Crush injuries occur when a person is caught between objects, run over by a moving vehicle, or compressed by machinery.
The patient is observed for the following:
· Hypovolemic shock resulting from extravasation of blood and plasma into injured tissues after compression has been released
· Paralysis of a body part
· Erythema and blistering of skin
· Damaged body part (usually an extremity) appearing swollen, tense, and hard
· Renal dysfunction (prolonged hypotension causes kidney damage and acute renal insufficiency; myoglobinuria sec-ondary to muscle damage can cause acute renal failure)
In conjunction with maintaining the airway, breathing, and cir-culation, the patient is observed for acute renal insufficiency. Injury to the back can cause severe kidney damage. Severe mus-cular damage causes a significant release of myoglobin, which can result in acute tubular necrosis. Additionally, major soft tissue in-juries are splinted early to control bleeding and pain. Again, the serum lactic acid concentration is monitored; a decrease to less than 2.5 mmol/L is an indication of successful resuscitation (Blow, Magliore, Claridge, Butler, & Young, 1999).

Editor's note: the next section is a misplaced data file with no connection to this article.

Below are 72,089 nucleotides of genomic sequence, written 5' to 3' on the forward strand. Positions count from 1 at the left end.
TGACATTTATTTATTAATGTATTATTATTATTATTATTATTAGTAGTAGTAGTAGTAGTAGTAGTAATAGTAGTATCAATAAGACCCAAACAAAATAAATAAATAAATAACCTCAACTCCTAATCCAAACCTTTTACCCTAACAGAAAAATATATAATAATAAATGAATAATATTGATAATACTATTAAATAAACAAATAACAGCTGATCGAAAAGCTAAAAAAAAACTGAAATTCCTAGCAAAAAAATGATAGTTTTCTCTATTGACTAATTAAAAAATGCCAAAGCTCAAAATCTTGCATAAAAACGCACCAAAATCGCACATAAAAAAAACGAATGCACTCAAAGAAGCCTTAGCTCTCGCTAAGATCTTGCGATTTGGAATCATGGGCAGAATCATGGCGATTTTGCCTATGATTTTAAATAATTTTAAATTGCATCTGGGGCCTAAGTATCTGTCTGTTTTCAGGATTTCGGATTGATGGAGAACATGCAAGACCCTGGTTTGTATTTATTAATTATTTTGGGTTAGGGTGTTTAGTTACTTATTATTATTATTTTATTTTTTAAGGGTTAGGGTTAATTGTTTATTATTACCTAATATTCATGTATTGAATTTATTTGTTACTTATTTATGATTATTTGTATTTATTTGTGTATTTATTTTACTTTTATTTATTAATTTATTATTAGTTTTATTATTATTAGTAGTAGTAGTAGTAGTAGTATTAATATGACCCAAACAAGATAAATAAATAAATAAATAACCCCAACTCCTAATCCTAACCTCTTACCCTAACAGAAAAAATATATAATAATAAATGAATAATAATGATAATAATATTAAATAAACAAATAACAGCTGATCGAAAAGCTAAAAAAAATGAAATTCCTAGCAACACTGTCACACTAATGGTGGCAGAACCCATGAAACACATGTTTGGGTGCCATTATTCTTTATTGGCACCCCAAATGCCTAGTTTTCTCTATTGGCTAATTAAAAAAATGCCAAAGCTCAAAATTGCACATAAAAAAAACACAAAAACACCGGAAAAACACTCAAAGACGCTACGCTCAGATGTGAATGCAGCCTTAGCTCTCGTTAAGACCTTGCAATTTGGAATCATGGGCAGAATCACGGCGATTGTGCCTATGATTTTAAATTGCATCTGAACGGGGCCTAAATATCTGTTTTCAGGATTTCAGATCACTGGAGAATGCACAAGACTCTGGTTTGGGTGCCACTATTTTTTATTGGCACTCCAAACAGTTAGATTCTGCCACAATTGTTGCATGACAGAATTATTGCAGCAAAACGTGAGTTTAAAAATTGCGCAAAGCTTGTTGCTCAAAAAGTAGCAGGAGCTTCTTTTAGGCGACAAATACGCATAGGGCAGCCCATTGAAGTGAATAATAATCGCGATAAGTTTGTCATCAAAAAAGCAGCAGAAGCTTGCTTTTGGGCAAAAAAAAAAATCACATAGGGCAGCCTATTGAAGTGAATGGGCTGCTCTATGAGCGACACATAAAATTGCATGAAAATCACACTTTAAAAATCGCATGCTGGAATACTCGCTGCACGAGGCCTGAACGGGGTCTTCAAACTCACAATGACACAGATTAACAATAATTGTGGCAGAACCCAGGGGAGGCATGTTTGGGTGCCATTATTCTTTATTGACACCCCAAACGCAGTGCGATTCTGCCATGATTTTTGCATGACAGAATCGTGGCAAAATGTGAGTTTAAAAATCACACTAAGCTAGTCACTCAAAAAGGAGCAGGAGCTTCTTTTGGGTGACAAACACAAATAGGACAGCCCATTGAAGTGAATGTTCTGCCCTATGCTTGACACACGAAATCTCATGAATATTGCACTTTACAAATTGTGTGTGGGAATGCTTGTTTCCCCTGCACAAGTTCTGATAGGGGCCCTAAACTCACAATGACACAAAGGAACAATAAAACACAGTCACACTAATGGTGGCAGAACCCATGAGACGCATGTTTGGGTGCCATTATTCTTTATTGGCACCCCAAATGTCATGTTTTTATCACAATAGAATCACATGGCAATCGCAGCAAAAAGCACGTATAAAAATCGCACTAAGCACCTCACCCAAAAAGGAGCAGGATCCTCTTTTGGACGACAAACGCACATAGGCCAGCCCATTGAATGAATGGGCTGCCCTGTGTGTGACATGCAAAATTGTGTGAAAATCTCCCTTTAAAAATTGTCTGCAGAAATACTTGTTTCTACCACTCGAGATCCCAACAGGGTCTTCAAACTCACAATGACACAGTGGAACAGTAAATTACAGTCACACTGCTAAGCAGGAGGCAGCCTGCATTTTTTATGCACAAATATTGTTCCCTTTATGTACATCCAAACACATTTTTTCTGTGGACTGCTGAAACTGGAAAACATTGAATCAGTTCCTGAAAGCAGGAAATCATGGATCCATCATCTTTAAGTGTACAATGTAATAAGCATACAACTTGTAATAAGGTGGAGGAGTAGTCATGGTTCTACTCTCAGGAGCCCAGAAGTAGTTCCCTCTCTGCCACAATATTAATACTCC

If an extremity is involved, it is elevated to relieve swelling and pressure. To restore neurovascular function, the physician may perform a fasciotomy (surgical incision to the level of the fascia). Medications for pain and anxiety are then administered as pre-scribed, and the patient is quickly transported to the operating suite for wound débridement and fracture repair. Then, a hyper-baric chamber (if one is available) can be used for hyperoxygena-tion of the crushed tissue, if indicated.
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